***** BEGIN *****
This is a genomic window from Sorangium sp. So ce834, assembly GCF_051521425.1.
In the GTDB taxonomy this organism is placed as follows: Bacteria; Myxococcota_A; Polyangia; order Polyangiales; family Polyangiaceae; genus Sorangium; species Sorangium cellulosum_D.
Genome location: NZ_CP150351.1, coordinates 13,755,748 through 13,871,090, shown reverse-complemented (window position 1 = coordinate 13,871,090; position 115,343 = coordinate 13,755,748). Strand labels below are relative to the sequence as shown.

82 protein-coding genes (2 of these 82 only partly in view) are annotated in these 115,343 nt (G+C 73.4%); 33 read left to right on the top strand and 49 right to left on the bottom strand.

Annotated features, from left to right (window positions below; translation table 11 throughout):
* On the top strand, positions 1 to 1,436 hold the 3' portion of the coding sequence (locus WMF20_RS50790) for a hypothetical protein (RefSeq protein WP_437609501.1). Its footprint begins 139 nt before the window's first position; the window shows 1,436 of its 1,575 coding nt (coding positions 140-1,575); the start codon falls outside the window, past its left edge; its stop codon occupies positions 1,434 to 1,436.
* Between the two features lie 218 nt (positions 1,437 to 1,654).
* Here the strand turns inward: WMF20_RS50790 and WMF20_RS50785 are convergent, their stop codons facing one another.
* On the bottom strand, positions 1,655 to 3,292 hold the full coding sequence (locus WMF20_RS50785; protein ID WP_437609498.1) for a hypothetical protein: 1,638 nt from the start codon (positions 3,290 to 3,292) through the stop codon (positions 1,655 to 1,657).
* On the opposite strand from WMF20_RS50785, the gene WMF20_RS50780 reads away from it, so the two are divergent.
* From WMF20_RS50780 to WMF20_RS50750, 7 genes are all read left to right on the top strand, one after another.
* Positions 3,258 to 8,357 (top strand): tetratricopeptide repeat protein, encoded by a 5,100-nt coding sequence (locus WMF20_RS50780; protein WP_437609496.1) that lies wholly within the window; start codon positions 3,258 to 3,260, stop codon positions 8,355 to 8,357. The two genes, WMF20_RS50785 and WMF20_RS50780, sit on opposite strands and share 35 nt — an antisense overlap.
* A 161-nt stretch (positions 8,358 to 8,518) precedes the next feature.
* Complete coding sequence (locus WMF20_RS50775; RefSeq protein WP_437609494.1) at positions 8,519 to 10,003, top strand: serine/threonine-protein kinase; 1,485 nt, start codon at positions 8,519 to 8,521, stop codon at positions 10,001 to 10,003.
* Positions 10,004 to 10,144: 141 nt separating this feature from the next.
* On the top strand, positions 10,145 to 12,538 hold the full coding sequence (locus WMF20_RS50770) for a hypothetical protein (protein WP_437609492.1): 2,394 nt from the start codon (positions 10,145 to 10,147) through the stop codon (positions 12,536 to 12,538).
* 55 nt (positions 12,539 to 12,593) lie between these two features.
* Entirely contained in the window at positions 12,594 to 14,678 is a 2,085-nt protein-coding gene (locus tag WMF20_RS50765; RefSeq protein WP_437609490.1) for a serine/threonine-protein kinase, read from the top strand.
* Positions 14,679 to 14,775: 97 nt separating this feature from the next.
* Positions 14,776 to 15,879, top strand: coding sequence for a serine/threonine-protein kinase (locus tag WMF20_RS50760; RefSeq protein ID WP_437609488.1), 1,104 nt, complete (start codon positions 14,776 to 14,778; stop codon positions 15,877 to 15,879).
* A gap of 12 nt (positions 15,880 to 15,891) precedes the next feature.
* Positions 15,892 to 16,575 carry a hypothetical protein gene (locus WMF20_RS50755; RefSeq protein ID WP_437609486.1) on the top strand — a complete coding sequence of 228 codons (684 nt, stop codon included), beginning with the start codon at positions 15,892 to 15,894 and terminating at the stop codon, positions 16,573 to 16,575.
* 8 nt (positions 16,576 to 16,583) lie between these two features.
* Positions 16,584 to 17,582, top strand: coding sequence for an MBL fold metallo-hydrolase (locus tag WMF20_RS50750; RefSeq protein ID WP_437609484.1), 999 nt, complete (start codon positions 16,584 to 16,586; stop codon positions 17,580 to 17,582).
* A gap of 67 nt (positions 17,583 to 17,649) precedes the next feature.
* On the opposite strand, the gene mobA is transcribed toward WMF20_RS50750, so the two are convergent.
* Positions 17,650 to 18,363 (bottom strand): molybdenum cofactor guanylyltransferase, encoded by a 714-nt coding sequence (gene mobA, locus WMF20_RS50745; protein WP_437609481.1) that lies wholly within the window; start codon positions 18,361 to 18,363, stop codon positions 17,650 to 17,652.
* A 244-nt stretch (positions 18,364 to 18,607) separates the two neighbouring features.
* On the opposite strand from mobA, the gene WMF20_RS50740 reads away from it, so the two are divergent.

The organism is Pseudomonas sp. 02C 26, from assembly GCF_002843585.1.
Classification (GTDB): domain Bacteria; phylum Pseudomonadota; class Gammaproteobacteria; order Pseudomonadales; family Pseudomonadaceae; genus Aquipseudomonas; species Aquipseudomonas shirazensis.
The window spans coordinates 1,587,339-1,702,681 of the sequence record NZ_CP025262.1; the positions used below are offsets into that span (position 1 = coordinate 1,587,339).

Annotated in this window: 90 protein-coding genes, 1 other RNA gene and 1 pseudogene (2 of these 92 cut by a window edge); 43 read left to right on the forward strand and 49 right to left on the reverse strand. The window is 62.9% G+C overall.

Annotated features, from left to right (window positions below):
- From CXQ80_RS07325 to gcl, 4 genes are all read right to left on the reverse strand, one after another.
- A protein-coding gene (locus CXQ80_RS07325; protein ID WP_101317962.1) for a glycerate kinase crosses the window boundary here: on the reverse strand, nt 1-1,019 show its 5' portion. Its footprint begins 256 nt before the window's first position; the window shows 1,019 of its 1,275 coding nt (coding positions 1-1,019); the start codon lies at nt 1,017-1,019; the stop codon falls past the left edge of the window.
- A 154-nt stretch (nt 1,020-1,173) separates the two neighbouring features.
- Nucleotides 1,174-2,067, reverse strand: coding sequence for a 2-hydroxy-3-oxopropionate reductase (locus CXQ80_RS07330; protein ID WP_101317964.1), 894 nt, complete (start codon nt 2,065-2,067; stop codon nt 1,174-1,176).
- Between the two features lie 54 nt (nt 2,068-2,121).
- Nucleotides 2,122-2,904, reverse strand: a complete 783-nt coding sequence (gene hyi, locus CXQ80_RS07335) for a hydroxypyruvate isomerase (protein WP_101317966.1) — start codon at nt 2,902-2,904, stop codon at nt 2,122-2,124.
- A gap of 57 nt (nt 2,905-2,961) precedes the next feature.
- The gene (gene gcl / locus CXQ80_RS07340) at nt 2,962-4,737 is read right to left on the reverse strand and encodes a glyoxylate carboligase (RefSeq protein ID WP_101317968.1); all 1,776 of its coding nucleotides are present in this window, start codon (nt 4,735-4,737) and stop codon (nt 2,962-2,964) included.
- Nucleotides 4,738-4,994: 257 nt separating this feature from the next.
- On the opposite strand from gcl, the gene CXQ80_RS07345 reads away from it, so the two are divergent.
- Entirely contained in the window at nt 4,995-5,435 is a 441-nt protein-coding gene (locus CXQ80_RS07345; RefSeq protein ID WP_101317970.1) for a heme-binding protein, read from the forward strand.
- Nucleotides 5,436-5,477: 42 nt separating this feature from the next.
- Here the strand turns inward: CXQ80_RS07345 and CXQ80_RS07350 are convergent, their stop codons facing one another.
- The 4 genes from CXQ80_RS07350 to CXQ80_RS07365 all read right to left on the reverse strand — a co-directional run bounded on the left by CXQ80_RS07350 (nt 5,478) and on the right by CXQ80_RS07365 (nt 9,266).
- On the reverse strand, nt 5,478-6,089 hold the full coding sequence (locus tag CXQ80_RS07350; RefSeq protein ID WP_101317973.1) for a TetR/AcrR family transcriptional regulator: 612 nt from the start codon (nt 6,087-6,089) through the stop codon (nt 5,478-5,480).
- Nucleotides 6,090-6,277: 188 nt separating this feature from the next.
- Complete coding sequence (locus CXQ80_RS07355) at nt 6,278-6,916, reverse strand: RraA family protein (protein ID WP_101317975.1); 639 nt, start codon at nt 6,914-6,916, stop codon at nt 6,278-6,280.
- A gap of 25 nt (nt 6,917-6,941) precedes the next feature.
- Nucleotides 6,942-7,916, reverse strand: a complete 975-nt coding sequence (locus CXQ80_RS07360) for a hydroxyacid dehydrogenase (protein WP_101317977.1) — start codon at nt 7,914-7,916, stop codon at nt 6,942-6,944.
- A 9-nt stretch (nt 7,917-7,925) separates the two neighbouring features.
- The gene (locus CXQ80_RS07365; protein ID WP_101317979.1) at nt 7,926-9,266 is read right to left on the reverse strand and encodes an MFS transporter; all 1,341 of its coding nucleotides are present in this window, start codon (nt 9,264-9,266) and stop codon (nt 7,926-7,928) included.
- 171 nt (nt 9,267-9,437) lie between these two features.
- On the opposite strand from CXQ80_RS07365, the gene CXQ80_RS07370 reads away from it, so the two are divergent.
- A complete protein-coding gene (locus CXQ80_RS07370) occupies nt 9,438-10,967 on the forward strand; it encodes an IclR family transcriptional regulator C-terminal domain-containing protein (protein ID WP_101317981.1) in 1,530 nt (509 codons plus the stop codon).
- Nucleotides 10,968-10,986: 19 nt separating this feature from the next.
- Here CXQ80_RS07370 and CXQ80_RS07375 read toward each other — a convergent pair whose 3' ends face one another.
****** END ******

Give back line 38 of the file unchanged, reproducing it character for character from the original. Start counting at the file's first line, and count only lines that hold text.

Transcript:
- Nucleotides 1,174-2,067, reverse strand: coding sequence for a 2-hydroxy-3-oxopropionate reductase (locus CXQ80_RS07330; protein ID WP_101317964.1), 894 nt, complete (start codon nt 2,065-2,067; stop codon nt 1,174-1,176).